Now, I have observed, both from advertisements, and from actually shopping and purchasing from places like Home Depot, over the past few years, that tools for manly men (such as moi of course, and Tim the Toolman ), have both improved in quality and reduced in price, to the point of amazing. When I was a kid (more years ago than I like to think about, or even describe……..all right, it was in the late ’60s and early ’70s), tools were precious implements. They were things to request, generally in futility, from financially-strapped parents, for special occasions, such as birthdays or Christmas. And if such tools were Craftsman, with their lifetime warranty (we couldn’t aspire to such Olympian implements of the gods from Snap-on)…, well, that was more than a birthday–it was a premature visitation to Paradise, and one of which we were obviously and blatantly undeserving.

But enough of the trip down memory lane. The point is, that now I can in fact go down to Home Depot, and find on sale drop-forged tools of which, as a pimply youth, I could only have dreamed, for a price that is a minor blip on my already-overcharged credit cards.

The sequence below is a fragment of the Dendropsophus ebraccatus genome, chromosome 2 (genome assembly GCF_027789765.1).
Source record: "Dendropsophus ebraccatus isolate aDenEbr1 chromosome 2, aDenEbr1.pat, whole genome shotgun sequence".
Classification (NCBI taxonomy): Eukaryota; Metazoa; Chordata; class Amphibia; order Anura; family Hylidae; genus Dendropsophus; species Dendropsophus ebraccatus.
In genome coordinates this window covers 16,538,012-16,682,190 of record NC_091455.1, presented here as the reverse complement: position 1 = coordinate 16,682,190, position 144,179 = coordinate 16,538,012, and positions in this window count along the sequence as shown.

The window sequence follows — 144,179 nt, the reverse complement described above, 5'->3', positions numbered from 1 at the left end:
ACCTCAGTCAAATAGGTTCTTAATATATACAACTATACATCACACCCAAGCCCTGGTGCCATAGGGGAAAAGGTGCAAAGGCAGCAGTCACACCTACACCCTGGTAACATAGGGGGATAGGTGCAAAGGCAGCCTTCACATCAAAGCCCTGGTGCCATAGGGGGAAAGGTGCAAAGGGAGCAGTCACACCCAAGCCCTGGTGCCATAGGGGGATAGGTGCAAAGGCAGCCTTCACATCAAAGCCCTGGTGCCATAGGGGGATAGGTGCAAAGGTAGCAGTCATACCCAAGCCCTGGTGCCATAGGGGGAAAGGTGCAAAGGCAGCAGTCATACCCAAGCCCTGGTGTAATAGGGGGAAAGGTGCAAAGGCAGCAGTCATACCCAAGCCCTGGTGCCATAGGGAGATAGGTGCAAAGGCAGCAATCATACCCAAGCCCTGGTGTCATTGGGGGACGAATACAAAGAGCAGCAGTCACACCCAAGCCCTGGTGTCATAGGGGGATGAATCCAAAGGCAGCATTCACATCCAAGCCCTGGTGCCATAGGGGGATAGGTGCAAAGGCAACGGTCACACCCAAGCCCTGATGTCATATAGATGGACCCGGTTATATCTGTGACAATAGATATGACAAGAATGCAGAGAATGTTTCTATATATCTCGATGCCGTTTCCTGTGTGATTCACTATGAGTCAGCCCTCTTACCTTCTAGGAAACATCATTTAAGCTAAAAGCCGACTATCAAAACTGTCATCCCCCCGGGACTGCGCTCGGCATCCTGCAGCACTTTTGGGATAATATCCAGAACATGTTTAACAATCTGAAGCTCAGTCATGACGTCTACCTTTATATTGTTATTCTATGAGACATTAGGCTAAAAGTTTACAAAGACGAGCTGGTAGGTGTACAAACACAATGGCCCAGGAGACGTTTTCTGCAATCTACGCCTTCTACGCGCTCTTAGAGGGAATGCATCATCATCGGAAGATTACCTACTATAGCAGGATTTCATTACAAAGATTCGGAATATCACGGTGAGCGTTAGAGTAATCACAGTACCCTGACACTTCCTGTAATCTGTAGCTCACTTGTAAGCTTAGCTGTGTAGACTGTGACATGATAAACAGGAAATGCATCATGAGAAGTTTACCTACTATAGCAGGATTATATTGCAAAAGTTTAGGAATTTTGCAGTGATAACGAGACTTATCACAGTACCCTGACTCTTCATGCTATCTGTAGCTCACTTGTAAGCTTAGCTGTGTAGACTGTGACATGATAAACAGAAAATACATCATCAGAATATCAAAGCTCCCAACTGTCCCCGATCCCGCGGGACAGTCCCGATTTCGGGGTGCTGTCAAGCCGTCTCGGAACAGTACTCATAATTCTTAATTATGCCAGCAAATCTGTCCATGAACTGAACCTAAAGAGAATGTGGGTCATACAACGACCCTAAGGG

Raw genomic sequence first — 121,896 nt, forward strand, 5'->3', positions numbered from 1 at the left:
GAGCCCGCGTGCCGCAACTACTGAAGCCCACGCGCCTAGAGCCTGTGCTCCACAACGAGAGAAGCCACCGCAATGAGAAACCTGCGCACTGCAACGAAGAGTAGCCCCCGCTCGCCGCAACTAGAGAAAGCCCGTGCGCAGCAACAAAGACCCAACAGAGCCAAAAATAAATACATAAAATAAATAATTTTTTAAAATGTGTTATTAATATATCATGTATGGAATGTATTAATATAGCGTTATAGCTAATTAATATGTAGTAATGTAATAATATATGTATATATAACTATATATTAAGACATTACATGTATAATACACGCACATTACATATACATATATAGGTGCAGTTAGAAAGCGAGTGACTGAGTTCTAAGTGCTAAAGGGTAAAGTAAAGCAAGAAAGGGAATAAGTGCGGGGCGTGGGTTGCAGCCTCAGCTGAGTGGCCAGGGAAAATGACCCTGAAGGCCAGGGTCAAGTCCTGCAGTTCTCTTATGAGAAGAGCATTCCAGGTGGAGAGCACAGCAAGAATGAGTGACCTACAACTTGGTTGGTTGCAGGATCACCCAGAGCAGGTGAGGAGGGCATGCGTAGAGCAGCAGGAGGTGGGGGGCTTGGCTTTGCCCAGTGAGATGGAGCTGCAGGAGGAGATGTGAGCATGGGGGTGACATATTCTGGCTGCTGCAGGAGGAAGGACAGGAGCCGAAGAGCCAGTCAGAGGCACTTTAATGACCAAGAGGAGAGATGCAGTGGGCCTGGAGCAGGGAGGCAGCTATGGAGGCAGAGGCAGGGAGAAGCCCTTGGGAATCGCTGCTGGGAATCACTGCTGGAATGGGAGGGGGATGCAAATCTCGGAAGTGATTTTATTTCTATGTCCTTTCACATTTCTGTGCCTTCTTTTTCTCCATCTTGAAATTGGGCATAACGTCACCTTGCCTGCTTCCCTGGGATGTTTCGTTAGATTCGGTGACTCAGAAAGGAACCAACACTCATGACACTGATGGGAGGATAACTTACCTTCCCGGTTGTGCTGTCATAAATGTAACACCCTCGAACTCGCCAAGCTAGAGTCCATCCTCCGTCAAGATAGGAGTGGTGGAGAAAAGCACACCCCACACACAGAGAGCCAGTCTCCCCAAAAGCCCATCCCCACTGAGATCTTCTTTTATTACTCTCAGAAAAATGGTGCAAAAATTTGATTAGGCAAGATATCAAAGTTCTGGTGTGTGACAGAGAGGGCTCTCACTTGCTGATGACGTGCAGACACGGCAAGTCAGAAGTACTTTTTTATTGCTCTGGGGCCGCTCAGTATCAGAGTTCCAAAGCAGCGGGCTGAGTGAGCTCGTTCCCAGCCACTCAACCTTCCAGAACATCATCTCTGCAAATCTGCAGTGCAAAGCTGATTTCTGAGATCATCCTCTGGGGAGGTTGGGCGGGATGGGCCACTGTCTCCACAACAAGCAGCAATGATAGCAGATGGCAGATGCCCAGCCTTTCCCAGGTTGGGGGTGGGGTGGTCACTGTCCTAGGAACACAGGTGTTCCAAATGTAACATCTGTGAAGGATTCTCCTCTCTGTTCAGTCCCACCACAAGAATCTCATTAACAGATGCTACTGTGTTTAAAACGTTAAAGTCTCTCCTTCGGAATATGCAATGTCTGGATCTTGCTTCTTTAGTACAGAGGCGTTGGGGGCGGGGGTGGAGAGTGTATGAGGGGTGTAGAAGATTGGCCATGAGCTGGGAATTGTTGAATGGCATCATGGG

All right, so they’re made in China. Isn’t globalization wonderful?

These tools are not just cheap^H^H^H^H^H affordable–they’re damned useful. They can do things that we could only fantasize about (assume we had a really rich and lustrous fantasy life). In fact, when we see Bob Villa shilling for them, admit it–we are all kicking ourselves wondering why we didn’t come up with this idea so that we too could get ripped off by some venture capitalist who would take our idea and run with it, using his money, and leaving us with an infinitesimal fraction of the company that would exploit it and make millions for someone with more money and smarts than us.

So, why am I boring y’all with this?

I saw an ad for a new kind of tool. A magical, transcendant tool–a tool that I could not have envisioned in my most drug-addled adolescent fantasies. It was a universal wrench, called the Gator Grip (most appropriate, considering I was watching it during the Florida (Gator)-Auburn game at the time). When I saw it, I thought immediately of Hans Morovec’s book, published much over a decade ago (depressing how long ago), called “Mind Children.”

In that book, he described fractal robots, creatures of human invention, into which we would download our minds/souls, and they would have a semi-infinite number of appendages, with which to explore the world around us, manipulate it, and (most importantly) interact with other fractal robots to induce in them pleasure, in a semi-infinite sort of fingular interaction (sorry, I’m not going to get more explicit–this is a family-oriented stream-of consciousness, or in my case, puddle of consciousness…). I.E., robot sex, except sex much better than we can even imagine, unless we subscribe to some of the really hot sites on the net.